Promises to Keep
In the 1960s, Sonny Skidmore did a lot of work for my mother at the controls of his backhoe: digging ponds, water bars, and septic tanks; grading the driveway; even towing our Army surplus Jeep out of a snowbank just below Charlie Bentley’s farm. Sonny’s mother, Jenny, maintained the tradition of the Saturday night sauna (a welcome event for those in town who did not have hot running water, plus a great spot, as it turned out, to meet a future spouse). Meanwhile, Harry, his father, was constantly bothered by the influx of hippies from New York and liked to make trouble just to entertain himself. But Sonny was a quiet, gentle man, despite his oversized hands and hogshead build. His penmanship was refined, almost girlish, yet nobody was better at the controls of a backhoe. You knew this because other men would jump down into a foundation hole while he was still digging, unafraid that they would get smacked in the head with the bucket.
I also knew Sonny as a man who kept his word. If he said that he would drop by to dig a new garden, he might not show up soon, but he always got the job done. This, I think, is part and parcel of growing up in the country, where neighbors count on each other to get by. We buy our hay from Dale Aines, who shows up with 2,000 bales every June without having to be reminded. Last fall, I asked Axel Blomberg if I could buy two cords of wood for our sugarhouse, and a month later, without further discussion, two cords were delivered and stacked, just as promised. This fidelity applies to a host of other activities as well: running sap lines, delivering composted manure, spreading lime, transporting pigs and cattle, welding a feeder, and blowing out irrigation lines for the winter. Two years ago, Nate Darrow offered to come over and show me how to prune apple trees. He finally showed up this March with his farm manager, his wife, and two gas-powered pole saws. Even after two years, his word was good (and he pruned all of our trees to boot).
In summer, I make lots of small promises that I don’t keep. I promise to take Emily fishing for bass at the upper pond. I have the best of intentions to saddle up the horses and take the family for a ride over Egg Mountain. I tell the kids that this is going to be the year we make the family movie. I have let them down with promises to explore the cave in Beartown. We don’t always make it to all the county fairs we want to or take regular walks after dinner, returning home at twilight through a drifting sea of off-and-on lightning bugs to dish up bowls of homemade caramel ice cream. Every summer, as the nights grow colder, these broken promises are catalogued and recounted by our children in an effort to make sure that the future runs closer to plan.
Despite my shortcomings, I do believe that every life has one promise of note, one that cannot be broken without consequence. Mine is to pass on what I learned as a child on a small mountain farm, in the hay barns and pastures, at the noontime table, in the front seat of a farmer’s dusty pickup, and when leading the horses down to the brook for a drink. These were not simply lessons of hard work and personal responsibility. They represent the gift of knowing all that can be done between sunrise and sunset, with two bare hands, a few tools, and a childlike enthusiasm for the world around us.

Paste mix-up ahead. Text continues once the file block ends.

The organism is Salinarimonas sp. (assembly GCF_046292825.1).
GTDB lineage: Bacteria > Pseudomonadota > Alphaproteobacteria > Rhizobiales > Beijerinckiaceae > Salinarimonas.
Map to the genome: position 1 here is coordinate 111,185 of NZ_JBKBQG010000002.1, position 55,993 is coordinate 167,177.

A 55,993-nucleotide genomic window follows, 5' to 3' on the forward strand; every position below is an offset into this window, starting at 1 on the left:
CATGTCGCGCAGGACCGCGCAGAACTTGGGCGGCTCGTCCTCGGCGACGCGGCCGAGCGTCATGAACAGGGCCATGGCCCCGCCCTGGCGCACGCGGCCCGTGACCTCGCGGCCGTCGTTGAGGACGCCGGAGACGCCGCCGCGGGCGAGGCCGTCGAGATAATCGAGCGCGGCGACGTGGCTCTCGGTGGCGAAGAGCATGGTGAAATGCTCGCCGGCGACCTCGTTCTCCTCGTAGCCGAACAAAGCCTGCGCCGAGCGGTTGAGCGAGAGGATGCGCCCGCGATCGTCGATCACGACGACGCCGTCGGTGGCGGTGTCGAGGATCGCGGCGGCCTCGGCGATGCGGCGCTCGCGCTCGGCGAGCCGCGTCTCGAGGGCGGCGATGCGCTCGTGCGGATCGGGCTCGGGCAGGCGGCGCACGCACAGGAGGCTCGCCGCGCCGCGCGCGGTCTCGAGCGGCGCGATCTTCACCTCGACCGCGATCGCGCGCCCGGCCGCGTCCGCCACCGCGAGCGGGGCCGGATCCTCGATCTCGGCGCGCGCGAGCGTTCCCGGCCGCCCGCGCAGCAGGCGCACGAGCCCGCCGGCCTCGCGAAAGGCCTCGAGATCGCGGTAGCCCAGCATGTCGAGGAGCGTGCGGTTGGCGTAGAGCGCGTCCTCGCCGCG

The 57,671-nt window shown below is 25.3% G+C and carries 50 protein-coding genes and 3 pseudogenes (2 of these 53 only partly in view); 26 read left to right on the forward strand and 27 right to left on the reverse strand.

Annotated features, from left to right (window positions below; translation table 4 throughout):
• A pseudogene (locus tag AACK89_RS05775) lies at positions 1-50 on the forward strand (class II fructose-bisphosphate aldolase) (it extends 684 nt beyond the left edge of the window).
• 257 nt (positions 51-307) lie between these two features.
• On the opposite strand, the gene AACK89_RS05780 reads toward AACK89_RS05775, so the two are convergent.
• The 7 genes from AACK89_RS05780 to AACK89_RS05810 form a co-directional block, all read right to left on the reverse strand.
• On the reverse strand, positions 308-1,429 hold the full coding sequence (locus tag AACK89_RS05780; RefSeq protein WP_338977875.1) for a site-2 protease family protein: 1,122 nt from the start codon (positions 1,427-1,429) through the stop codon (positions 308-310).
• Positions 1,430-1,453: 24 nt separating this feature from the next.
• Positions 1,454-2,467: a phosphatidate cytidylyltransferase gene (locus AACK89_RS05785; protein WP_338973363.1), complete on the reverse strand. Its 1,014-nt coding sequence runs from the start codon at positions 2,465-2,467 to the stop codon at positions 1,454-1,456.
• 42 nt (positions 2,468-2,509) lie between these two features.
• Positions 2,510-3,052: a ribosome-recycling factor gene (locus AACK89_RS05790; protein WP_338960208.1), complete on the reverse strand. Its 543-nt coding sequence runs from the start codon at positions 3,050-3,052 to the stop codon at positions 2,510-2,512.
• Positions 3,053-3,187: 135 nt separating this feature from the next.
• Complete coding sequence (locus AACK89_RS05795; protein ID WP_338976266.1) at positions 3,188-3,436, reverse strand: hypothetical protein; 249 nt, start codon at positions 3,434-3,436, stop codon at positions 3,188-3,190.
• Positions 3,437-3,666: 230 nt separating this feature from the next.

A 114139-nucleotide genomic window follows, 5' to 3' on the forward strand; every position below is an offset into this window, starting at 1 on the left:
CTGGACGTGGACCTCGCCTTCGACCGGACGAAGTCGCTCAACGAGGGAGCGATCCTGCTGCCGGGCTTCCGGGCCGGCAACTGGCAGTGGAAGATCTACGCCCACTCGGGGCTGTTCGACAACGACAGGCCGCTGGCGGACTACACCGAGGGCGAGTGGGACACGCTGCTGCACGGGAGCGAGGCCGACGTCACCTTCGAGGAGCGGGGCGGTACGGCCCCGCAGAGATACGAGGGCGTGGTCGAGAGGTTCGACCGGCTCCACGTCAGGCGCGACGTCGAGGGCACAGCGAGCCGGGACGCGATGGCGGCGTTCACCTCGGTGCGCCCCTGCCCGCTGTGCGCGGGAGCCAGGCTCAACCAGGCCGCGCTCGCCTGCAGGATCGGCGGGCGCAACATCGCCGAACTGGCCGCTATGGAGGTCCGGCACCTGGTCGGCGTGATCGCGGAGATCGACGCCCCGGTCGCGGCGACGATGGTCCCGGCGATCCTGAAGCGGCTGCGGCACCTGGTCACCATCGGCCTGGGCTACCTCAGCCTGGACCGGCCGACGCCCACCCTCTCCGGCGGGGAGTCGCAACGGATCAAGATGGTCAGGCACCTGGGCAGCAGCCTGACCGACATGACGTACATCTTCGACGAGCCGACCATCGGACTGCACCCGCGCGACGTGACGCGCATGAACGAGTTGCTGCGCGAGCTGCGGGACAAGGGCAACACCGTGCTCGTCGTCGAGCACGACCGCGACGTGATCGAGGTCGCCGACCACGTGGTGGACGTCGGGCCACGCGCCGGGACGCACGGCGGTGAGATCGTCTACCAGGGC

Last summer, during an afternoon of haying, there was a moment when I felt transported back to the 1960s. Standing in a windrow, I sniffed the hot breath of wild sage and spearmint, the sweet scent of ferns, and the blast of heat from the tractor and watched the leaves at the edge of the field turn milky silver as they twisted on their stems. In an instant, I was back in Charlie Bentley’s hayfield, side-by-side with two farmhands, Herbie and Onie, and Dave Trachte, a local boy. We were haying down by the Green River, and I remembered the orange paintbrushes and tiny buttercups, a flat green snake coiling through a bale, and bumblebees as thick as my thumb, lazy and unsteady in the wind. We had it all back then, a place so intimate that an incense of yeast hung in the parlor, the rivers ran virgin and cold, and the woods were haunted by fiddle tunes from dance halls now sunken down into the weeds. Everything on that mountain farm had a past and a purpose, but even back then, I knew that America was starting to forget.
So I promised myself that I would grow up to build a root cellar, wear boots that have trod through manure, enjoy a sunrise cup of coffee in the barn, and, above all, raise kids who can throw hay, feed pigs, bridle a horse, and put the chickens away at night. I promised that in my family, the America I grew up with would be passed from parent to child, so that our grandchildren will learn how to cast a tight line, hitch up a team, and make a respectable skillet cornbread before the sun washes over the south side of Walnut Mountain. To some, these things may seem trivial, but teaching the next generation how to be useful, how to make the most of what lies between the bookends of a summer day or even a life, is a promise I know I will keep.